“But I think already like the first half-year it was great. I felt so much better. I felt so much better on court. Then my season was already, like, a good season. But especially now, like, winning three titles, being here in Singapore, being in top-10 of the world, it’s just all amazing, yeah.”
For Sluiter, the big achievement hasn’t necessarily been the results, but the fact that Bertens was willing to put in the work. In the past, he says she used to get easily derailed by one defeat, which would push her to stop training for several days, and sway her away from healthy eating habits
“It sounds maybe strange but the most fulfilling is the way she’s worked this year. Of course there’s still stuff to work on but the way she took the sport as a way of life is remarkable and that’s been a privilege to watch and an outcome of that are great results but to me, it’s even more about that,” Sluiter told Sport360.
Bertens credits minor adjustments to her life on tour for her progress this year and her overall positive feelings towards her profession.
“I think it’s just some small things. I’m just trying to not think about tennis too much. Like off-court, just doing some more fun stuff. Just walk around in the city. Just go for a coffee and do some yoga, as well,” she explains.
The unique format of the WTA Finals isn’t just about its elite top-eight field, it’s also about the challenge of the round robin stage, and how a defeat doesn’t spell the end of a player’s journey.
“I would say this tournament it’s almost like a few tournaments in one. Because you have the chance to lose a match and then two days later you play again which is sometimes possible when you’re in the semi-finals or finals of a tournament and then you play next week. It’s a very good format to test acceptance because you get new chances and see how many blows you can take and be back ready to fight. I knew already from Kiki that she can do that. Just still a little bit too hard on herself sometimes,” says Sluiter.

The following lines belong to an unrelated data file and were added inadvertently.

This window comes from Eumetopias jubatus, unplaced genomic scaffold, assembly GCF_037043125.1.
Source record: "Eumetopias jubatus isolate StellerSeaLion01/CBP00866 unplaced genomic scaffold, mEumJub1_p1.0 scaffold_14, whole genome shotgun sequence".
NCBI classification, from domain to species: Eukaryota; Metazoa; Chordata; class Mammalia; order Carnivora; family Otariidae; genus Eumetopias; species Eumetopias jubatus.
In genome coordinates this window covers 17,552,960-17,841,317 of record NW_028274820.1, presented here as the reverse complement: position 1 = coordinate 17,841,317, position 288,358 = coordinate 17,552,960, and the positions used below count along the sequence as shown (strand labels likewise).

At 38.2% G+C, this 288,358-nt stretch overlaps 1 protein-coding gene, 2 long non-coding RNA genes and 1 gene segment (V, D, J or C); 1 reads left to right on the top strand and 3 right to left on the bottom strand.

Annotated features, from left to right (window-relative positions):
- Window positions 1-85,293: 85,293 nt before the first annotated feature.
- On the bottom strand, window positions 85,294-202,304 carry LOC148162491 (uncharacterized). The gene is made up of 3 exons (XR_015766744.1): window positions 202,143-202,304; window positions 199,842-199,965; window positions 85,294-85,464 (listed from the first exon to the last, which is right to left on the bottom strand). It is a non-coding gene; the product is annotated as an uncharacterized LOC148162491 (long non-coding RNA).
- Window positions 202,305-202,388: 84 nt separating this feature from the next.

For my three English speaking fans: You win some, you lose some. Great fight from @kikibertens, but @SloaneStephens showed why she is a champion. We live to fight another day. Now i’m going to close the drawer with worst sport clichés. Thanks for the support. #WTAFinals #teamkiki
— Raemon Sluiter (@raemonsluiter) October 24, 2018
The ninth-ranked Bertens, who told Dutch press on Sunday that she is adding physio, hitting partner and coach Elise Tamaela (worked with Aleksandra Krunic this season) to her team in 2019, knows that next season will come with its own set of pressures, but she’s hopeful she can handle it in a positive manner.
Sluiter believes it’s better to take the pressure head on, rather than avoid it.
“The pressure will come. It’s utopia to think that pressure isn’t going to come. How are you going to deal with it, or how are you going to try to not let the pressure come? The pressure is going to come and there’s nothing wrong with that, you deal with it as good as possible and I think that’s what she’s done already this year,” he says.
“Especially the end of the year. It will probably feel good in a few days but she’ll still feel some bruises from the fact that she didn’t get to Singapore herself (she qualified only after world No. 1 Simona Halep pulled out with a back injury).